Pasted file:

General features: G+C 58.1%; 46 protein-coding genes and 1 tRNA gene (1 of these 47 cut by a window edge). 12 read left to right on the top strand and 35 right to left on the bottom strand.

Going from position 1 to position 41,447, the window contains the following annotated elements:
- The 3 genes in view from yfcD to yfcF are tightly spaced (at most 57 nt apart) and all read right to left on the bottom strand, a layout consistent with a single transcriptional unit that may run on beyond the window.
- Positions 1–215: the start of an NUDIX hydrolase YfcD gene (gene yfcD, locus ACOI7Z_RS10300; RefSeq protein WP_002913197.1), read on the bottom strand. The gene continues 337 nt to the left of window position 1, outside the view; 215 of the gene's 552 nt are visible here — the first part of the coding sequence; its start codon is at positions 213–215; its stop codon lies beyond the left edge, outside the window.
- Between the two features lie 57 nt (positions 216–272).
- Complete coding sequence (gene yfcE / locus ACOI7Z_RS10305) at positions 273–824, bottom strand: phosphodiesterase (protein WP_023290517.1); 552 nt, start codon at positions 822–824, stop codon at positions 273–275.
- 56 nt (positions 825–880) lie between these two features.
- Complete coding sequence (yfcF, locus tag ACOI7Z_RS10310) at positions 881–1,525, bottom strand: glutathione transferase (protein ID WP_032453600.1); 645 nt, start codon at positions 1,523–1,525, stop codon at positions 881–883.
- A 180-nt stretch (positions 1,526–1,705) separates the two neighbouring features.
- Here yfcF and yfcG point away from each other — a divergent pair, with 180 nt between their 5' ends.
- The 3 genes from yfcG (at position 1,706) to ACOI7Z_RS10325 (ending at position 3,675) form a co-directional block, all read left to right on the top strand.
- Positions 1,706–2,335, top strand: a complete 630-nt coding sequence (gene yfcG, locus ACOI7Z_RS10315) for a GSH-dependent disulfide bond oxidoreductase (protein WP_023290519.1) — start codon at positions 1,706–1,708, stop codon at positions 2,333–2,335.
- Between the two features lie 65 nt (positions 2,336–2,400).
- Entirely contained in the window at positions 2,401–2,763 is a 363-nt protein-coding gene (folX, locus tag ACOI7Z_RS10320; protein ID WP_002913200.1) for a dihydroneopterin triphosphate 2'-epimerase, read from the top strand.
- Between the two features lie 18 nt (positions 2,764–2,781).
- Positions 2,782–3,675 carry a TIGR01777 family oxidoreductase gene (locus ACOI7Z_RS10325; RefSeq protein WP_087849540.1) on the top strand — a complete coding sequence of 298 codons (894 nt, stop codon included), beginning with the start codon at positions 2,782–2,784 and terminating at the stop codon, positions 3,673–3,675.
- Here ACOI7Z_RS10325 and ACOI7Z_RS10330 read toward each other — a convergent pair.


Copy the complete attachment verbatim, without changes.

General features: G+C 58.1%; 46 protein-coding genes and 1 tRNA gene (1 of these 47 cut by a window edge). 12 read left to right on the top strand and 35 right to left on the bottom strand.

Going from position 1 to position 41,447, the window contains the following annotated elements:
- The 3 genes in view from yfcD to yfcF are tightly spaced (at most 57 nt apart) and all read right to left on the bottom strand, a layout consistent with a single transcriptional unit that may run on beyond the window.
- Positions 1–215: the start of an NUDIX hydrolase YfcD gene (gene yfcD, locus ACOI7Z_RS10300; RefSeq protein WP_002913197.1), read on the bottom strand. The gene continues 337 nt to the left of window position 1, outside the view; 215 of the gene's 552 nt are visible here — the first part of the coding sequence; its start codon is at positions 213–215; its stop codon lies beyond the left edge, outside the window.
- Between the two features lie 57 nt (positions 216–272).
- Complete coding sequence (gene yfcE / locus ACOI7Z_RS10305) at positions 273–824, bottom strand: phosphodiesterase (protein WP_023290517.1); 552 nt, start codon at positions 822–824, stop codon at positions 273–275.
- 56 nt (positions 825–880) lie between these two features.
- Complete coding sequence (yfcF, locus tag ACOI7Z_RS10310) at positions 881–1,525, bottom strand: glutathione transferase (protein ID WP_032453600.1); 645 nt, start codon at positions 1,523–1,525, stop codon at positions 881–883.
- A 180-nt stretch (positions 1,526–1,705) separates the two neighbouring features.
- Here yfcF and yfcG point away from each other — a divergent pair, with 180 nt between their 5' ends.
- The 3 genes from yfcG (at position 1,706) to ACOI7Z_RS10325 (ending at position 3,675) form a co-directional block, all read left to right on the top strand.
- Positions 1,706–2,335, top strand: a complete 630-nt coding sequence (gene yfcG, locus ACOI7Z_RS10315) for a GSH-dependent disulfide bond oxidoreductase (protein WP_023290519.1) — start codon at positions 1,706–1,708, stop codon at positions 2,333–2,335.
- Between the two features lie 65 nt (positions 2,336–2,400).
- Entirely contained in the window at positions 2,401–2,763 is a 363-nt protein-coding gene (folX, locus tag ACOI7Z_RS10320; protein ID WP_002913200.1) for a dihydroneopterin triphosphate 2'-epimerase, read from the top strand.
- Between the two features lie 18 nt (positions 2,764–2,781).
- Positions 2,782–3,675 carry a TIGR01777 family oxidoreductase gene (locus ACOI7Z_RS10325; RefSeq protein WP_087849540.1) on the top strand — a complete coding sequence of 298 codons (894 nt, stop codon included), beginning with the start codon at positions 2,782–2,784 and terminating at the stop codon, positions 3,673–3,675.
- Here ACOI7Z_RS10325 and ACOI7Z_RS10330 read toward each other — a convergent pair.